The SambaCry scare gives Linux users a taste of WannaCry-Petya problems

A big vulnerability has been patched, but users may need to take action to stay safe.

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The SambaCry vulnerability is to Linux what WannaCry and Petya are to Windows: big security threats.  Linux users are immune to most vulnerabilities and malware outbreaks that affect Windows users. But the recent discovery of a vulnerability in Samba (dubbed SambaCry) brought them back to reality. The vulnerability has since been fixed, but the discovery warrants a little discussion.

What is SambaCry?

SabmaCry is not malware like WannaCry or Petya. Instead, it is considered a vulnerability, which presents malware with a possible avenue for attack. The vulnerability–officially called CVE-2017-7494–was named SambaCry due to similarities to the vulnerabilities that WannaCry took advantage of.

SambaCry is a vulnerability in the Samba server service, which provides SMB/CIFS capability in Linux and Unix-based systems. SMB/CIFS is, basically a file and printer-sharing protocol that Windows uses. Linux systems are capable of using several file sharing protocols, but Samba is often used in mixed environments because Windows has a hard time reading Network File System (NFS) shares.

When a Linux server is running Samba, folders called CIFS shares will appear as a network folder for Windows users. Linux and Mac users can see these shares as well, but they must be running an SMB client. (Samba can serve as both a server and client.)

The SambaCry vulnerability allows a remote user to send executable code to the server hosting the CIFS share, and execute arbitrary code. That code can encrypt a file system and hold it for ransom, for instance. Needless to say, this was a big problem that had to be taken care of pronto.

Am I affected?

If you’re wondering if your Linux system is affected, the answer is, “probably.”

Affected systems can look very different. Any server that uses Samba to host files is potentially affected. That means if you share files from your Linux laptop, you could be affected. If you’re using a Raspberry Pi as a file server, it could be affected. If you’re using a Network Attached Storage (NAS) device, you could be affected.

While a system that is behind a firewall (i.e. not exposed to the Internet) is safer, all Samba users should be wary of this vulnerability.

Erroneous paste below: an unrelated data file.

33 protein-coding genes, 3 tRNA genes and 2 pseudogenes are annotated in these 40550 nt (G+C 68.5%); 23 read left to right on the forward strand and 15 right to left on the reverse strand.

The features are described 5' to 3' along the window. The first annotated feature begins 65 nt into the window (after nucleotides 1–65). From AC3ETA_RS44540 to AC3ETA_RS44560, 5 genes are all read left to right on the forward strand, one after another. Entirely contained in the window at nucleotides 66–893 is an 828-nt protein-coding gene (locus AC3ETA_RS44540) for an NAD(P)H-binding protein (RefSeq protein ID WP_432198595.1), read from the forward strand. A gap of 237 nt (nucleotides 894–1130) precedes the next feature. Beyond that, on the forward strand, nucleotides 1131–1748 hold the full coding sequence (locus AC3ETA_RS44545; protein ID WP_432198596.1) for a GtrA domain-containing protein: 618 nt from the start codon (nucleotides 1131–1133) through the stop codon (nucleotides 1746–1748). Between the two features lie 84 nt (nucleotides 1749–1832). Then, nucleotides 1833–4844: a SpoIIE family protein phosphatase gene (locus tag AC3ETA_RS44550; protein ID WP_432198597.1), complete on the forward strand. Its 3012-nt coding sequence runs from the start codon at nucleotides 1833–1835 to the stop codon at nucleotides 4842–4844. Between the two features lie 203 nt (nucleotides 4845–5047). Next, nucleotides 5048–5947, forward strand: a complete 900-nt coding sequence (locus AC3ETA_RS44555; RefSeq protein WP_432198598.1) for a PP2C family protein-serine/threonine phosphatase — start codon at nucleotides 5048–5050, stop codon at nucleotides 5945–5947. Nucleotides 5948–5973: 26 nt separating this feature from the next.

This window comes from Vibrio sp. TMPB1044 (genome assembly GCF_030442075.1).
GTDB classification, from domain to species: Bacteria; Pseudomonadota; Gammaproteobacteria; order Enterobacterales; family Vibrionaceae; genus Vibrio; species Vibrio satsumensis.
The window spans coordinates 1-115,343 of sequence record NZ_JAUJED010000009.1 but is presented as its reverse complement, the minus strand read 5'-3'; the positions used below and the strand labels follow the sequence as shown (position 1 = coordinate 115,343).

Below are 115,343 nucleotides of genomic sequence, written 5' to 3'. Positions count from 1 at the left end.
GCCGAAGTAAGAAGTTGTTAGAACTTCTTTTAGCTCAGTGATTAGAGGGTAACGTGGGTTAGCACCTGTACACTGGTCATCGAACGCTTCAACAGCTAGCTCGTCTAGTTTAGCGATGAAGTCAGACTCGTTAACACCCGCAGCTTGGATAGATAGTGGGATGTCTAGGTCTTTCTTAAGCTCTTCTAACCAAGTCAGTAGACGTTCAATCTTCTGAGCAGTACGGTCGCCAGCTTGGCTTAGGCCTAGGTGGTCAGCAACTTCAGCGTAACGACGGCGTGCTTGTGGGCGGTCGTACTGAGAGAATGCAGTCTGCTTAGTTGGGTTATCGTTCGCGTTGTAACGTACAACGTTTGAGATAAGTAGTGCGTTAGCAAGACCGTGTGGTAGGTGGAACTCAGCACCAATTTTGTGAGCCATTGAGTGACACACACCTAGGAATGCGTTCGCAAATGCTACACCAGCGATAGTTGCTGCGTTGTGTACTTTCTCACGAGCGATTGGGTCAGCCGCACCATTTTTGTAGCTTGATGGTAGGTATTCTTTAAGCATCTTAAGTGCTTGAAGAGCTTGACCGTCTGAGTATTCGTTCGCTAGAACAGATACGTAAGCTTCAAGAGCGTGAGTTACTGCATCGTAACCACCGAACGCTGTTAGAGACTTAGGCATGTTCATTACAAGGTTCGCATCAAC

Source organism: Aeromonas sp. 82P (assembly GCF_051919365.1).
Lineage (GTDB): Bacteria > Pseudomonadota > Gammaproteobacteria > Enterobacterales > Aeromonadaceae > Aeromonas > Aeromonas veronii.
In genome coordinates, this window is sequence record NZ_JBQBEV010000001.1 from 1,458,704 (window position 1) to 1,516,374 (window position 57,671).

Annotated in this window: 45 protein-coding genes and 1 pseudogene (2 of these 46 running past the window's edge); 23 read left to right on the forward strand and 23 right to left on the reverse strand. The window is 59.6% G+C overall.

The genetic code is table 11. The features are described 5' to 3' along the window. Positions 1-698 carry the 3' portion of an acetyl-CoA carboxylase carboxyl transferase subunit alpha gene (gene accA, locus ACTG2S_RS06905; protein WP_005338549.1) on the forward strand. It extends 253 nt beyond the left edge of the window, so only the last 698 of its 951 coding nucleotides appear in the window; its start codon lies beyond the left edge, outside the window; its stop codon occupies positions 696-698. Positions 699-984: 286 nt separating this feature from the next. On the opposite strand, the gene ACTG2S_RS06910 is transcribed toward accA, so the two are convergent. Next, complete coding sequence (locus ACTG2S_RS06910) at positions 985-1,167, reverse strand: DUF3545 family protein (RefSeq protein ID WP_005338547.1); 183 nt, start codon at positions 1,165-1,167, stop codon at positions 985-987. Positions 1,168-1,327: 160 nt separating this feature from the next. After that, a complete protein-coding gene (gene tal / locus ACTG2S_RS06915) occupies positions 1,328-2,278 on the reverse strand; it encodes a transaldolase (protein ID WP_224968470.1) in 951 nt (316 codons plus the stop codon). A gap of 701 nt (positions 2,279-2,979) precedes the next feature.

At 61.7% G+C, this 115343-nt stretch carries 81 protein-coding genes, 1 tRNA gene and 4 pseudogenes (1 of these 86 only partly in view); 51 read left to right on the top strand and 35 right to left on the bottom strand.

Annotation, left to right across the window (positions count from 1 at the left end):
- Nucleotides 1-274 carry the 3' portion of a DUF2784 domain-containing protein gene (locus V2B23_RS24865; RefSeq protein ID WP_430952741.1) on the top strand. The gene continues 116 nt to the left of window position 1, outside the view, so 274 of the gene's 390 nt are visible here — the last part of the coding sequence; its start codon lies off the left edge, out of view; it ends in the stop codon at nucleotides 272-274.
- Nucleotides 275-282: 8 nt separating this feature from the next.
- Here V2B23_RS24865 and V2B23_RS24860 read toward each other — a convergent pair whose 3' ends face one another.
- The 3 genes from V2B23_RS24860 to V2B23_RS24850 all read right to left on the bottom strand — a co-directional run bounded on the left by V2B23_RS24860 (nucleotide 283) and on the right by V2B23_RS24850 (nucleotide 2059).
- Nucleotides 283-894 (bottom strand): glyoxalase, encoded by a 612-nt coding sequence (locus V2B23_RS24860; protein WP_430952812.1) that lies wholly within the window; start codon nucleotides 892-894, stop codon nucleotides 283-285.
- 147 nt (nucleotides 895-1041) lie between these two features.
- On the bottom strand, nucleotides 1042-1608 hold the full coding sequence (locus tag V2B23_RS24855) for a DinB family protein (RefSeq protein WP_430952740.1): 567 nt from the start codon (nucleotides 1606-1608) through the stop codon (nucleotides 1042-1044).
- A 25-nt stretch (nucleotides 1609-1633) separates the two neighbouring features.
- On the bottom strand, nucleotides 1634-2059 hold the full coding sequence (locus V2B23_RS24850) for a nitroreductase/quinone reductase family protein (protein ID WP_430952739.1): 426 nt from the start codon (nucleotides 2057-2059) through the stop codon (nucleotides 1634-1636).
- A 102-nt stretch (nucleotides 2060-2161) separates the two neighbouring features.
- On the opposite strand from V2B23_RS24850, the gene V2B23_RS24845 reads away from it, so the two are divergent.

Okay, I’m scared. What do I do?

The first thing to know before you get too freaked out is that Samba has already been patched for its 4.6, 4.5, and 4.4 branches. If you’re running a recent Linux OS (released in the past year or so), you’ll be running one of those branches. To protect yourself, you should simply upgrade the software on your device.

Normally, I’d be concerned about devices like NAS appliances because device manufacturers can be slow to provide updates. However, this vulnerability strikes at the core of NAS functionality, and major NAS providers have already offered patches to their operating systems. I checked my own Synology device (DS416j), which was updated to fix the vulnerability on May 25. I also checked QNAP’s website for an update to a random 4-bay NAS, and the software had been patched on May 27.

If you own a NAS, I highly recommend taking the time to update your NAS’s software immediately. If you don’t already have it enabled, enable automatic updates so that future vulnerabilities can be patched. Even though I have automatic updates enabled on my Synology, I’m the kind of person who wanted to check to ensure that the update didn’t silently fail.

If you’re running a home server on a Raspberry Pi or an old PC, take the time to update the system. If you’re running Ubuntu Server, simply type the commands sudo apt update and sudo apt upgrade into a terminal.

A friendly reminder

Although Linux systems rarely suffer the same type of desktop malware that affects Windows users, Linux is not completely secure purely by virtue of being Linux. Remember that just like Windows users, one of your best defenses is keeping your system up-to-date.

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